The cliched image of Vikings as a horn-helmeted warrior race of snarly Scandinavian marauders is so indelibly cemented in our psyches that we intuitively know it couldn't possibly be true — which inevitably leads to the question: What did they actually look like?
Intrigued by this question, Irene Berg Sørensen of ScienceNordic decided to address the issue once and for — and by virtue of doing so, has dispelled the Five Myths of Viking appearance.
To get a sense of all the popular fallacies surrounding Vikings, Sørensen informally surveyed a number of Facebook users about their favorite myths. She discovered there tend to be five prominent misconceptions about Vikings and what they looked like:
- Vikings were dirty and unkempt
- Vikings wore horned helmets
- Vikings looked like we do today
- Vikings' clothing style was admired throughout the world
- Vikings' appearance was marked by battle wounds
S Next, Sørensen asked various experts about the accuracy of these popularly held beliefs — and as it turns out (and hardly surprisingly), most of us are quite a ways off from knowing the real picture of Viking life.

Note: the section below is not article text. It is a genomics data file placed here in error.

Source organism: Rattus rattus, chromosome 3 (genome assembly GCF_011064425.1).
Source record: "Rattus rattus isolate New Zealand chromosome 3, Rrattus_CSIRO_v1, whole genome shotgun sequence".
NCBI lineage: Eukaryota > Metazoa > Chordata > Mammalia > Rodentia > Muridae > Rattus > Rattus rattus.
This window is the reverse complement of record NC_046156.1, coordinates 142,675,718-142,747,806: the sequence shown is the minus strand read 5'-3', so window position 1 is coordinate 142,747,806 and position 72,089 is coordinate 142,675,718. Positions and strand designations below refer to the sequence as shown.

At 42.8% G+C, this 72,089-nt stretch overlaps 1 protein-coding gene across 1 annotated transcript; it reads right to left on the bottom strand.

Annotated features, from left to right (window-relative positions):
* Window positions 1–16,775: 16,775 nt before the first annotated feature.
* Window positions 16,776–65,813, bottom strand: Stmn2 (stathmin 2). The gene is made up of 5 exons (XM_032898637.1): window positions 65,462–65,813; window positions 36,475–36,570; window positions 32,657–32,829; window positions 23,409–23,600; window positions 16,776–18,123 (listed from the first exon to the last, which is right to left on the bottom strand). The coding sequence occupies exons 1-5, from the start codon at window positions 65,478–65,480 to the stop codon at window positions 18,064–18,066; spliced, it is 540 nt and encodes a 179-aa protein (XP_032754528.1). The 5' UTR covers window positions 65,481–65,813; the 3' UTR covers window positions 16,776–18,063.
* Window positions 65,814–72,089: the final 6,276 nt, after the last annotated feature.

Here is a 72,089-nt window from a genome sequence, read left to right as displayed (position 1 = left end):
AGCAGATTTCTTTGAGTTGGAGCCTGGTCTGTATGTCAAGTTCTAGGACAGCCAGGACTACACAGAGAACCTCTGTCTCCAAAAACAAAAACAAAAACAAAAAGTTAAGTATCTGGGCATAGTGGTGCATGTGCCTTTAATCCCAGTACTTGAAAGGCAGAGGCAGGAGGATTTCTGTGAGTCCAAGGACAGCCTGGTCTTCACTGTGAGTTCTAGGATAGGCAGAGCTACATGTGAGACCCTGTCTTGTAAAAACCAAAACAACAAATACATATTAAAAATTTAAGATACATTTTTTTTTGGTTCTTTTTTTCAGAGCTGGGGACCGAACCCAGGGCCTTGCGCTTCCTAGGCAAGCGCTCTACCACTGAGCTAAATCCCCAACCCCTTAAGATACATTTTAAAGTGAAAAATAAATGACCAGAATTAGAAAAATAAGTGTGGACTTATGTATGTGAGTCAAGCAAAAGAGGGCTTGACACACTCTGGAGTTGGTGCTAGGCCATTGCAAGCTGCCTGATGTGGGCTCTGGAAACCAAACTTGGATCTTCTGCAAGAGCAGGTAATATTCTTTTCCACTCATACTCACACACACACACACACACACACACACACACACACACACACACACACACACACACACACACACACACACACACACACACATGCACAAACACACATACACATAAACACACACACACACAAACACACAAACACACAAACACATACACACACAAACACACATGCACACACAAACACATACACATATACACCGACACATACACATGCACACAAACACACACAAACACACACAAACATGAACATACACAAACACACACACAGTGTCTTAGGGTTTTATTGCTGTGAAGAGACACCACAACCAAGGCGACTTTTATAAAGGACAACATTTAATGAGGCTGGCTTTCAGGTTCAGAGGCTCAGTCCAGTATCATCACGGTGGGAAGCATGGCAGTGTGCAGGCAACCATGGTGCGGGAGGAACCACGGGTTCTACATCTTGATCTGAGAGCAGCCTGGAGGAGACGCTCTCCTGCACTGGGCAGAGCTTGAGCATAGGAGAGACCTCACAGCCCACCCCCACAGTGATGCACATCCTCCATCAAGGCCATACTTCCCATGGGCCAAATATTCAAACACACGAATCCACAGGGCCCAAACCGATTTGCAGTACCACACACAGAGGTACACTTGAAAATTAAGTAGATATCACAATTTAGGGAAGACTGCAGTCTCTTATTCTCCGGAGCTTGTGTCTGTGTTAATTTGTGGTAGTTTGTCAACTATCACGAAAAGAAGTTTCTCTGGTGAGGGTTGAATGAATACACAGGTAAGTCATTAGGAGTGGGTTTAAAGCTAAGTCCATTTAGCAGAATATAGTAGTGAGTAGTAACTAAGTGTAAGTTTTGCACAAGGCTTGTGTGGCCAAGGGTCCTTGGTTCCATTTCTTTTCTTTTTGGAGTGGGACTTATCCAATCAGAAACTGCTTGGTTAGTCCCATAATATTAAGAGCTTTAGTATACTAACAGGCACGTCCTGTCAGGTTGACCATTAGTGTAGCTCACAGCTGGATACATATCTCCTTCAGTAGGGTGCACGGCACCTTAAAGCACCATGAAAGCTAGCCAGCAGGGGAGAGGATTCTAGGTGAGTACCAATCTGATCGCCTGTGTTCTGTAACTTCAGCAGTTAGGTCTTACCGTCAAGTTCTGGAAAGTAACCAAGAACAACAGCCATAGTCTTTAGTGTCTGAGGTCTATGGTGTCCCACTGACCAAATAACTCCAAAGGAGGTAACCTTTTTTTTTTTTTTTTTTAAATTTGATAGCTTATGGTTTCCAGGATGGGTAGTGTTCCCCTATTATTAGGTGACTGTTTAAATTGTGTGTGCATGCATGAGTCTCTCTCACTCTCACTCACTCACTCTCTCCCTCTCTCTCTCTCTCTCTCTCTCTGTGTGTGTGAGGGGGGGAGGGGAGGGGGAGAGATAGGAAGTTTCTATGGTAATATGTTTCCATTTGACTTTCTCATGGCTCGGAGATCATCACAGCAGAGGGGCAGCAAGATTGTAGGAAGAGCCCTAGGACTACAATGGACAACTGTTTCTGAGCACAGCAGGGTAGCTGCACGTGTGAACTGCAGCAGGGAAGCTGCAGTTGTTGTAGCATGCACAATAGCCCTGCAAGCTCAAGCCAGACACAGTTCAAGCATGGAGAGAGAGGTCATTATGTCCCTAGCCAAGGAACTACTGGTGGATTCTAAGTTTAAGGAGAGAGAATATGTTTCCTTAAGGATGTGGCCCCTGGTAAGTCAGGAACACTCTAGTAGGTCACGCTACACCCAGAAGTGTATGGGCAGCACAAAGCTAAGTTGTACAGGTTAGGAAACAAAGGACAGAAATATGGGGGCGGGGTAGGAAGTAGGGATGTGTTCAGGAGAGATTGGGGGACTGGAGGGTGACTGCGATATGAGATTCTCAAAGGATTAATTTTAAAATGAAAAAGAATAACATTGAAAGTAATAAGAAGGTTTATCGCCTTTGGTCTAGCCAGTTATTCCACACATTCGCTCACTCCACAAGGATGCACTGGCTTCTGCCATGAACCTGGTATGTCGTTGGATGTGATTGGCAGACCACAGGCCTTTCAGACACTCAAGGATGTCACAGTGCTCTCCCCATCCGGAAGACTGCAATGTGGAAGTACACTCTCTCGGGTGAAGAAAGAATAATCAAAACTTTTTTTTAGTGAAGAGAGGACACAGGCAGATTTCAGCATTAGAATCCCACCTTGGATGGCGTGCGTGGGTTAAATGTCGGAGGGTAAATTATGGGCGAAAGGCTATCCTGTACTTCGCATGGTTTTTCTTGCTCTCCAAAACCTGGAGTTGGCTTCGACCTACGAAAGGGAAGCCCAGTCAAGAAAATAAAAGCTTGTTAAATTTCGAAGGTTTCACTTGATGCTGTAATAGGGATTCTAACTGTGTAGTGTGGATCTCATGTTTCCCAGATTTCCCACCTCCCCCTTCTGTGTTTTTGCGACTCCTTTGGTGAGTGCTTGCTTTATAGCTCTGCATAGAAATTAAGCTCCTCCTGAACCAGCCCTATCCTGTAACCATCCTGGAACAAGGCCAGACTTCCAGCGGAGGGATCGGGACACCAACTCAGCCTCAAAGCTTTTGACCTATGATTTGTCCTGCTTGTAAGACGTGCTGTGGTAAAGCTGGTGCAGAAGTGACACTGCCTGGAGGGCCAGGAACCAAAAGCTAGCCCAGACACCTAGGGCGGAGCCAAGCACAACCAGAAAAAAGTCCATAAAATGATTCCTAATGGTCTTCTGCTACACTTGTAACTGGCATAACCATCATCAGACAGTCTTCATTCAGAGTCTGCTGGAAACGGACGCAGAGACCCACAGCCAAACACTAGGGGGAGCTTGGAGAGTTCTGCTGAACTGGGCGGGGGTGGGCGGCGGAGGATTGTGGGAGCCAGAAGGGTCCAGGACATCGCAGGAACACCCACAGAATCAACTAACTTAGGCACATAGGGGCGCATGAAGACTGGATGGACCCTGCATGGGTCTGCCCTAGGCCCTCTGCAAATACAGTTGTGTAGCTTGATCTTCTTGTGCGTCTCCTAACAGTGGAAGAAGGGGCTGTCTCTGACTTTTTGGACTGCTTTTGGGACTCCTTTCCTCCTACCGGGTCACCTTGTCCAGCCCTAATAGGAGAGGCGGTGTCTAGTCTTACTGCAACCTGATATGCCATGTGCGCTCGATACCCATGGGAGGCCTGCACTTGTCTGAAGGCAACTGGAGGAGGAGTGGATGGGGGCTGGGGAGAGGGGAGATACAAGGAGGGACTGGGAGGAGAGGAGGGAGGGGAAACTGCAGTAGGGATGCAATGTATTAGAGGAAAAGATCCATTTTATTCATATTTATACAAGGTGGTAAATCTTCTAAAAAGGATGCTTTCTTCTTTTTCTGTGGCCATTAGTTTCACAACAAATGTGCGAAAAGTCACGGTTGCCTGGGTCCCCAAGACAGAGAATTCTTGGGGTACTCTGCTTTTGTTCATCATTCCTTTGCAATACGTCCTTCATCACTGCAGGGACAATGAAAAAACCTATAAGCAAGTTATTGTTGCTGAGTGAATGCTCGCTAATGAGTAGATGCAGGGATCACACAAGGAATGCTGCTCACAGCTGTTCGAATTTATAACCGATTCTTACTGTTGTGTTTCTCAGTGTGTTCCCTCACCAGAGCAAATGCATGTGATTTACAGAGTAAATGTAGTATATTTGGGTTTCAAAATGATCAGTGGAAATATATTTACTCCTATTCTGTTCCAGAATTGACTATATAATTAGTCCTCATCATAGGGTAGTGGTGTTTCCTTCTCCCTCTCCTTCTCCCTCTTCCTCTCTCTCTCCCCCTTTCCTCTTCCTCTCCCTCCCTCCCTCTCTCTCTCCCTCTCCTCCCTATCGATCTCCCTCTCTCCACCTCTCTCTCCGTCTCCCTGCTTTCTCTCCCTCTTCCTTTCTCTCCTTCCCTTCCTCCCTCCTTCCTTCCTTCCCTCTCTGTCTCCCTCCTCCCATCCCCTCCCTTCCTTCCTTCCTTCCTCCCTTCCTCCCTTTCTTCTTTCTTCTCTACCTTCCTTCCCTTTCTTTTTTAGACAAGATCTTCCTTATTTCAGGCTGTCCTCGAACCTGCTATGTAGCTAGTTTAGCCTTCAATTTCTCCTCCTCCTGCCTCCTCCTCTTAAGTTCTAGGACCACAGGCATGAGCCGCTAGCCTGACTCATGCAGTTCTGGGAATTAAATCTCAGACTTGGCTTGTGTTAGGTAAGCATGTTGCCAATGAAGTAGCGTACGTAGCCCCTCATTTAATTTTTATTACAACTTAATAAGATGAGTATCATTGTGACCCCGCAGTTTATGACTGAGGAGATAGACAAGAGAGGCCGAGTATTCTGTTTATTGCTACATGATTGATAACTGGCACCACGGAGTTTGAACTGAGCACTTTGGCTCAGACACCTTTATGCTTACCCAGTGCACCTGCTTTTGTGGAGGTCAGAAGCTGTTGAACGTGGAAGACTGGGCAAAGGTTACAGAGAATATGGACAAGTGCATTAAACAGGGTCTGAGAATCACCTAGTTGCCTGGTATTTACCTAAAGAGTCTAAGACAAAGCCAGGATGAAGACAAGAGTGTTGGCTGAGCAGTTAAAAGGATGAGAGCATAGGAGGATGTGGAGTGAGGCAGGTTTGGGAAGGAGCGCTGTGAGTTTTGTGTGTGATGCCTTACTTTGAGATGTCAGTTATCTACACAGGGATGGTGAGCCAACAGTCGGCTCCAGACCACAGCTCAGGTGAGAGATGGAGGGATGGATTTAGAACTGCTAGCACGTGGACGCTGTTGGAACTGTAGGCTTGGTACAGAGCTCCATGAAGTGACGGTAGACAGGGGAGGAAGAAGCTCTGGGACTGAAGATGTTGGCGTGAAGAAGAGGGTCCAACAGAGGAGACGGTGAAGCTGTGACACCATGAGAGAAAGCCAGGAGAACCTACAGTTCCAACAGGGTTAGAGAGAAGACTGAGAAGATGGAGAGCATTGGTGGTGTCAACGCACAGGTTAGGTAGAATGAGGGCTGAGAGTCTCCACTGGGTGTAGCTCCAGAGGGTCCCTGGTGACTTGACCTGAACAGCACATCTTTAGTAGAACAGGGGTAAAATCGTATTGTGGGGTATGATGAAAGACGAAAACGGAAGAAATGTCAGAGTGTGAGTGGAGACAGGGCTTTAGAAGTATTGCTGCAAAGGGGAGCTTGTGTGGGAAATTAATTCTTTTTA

For example, archaeological finds have revealed tweezers, combs, nail cleaners, ear cleaners, and toothpicks from the Viking Age — a strong indication that they were cleaner (and possibly far daintier) than we tend to give them credit for.
It also turns out that Vikings were about 8-10 centimeters shorter than the Danes of today, they had hair color of all sorts, and that Viking men and women had very similar faces — and if anything, men were more feminine looking in their features than the other way around. In fact, archeologists tend to have a hard time telling male and female Viking remains apart.
And as for all those visions of horned helmets, Sørensen explains:
S When you see a Viking in cartoons, games or in movies, he's often depicted with a horned helmet on his head. But real Vikings did not wear these horned helmets.
It wasn't until the end of the 19th century that people started drawing Vikings wearing horned helmets because the villains in a popular Wagner opera wore such helmets.
From picture sources we know that the Vikings had well-groomed beards and hair. The men had long fringes and short hair on the back of the head.
In a real combat situation the horns wouldn't be very practical as they could easily get entangled in anything that came their way.
When in combat, real Vikings used iron helmets for protection, and they were armed either with ordinary tools or actual weapons such as swords and lances.
There is a lot more over at Sørensen's ScienceNordic article as she takes apart each myth one by one, so be sure to check it out.
Top image via Everett Collection/Shutterstock.com. Inset images via Annie Dalbera/ScienceNordic.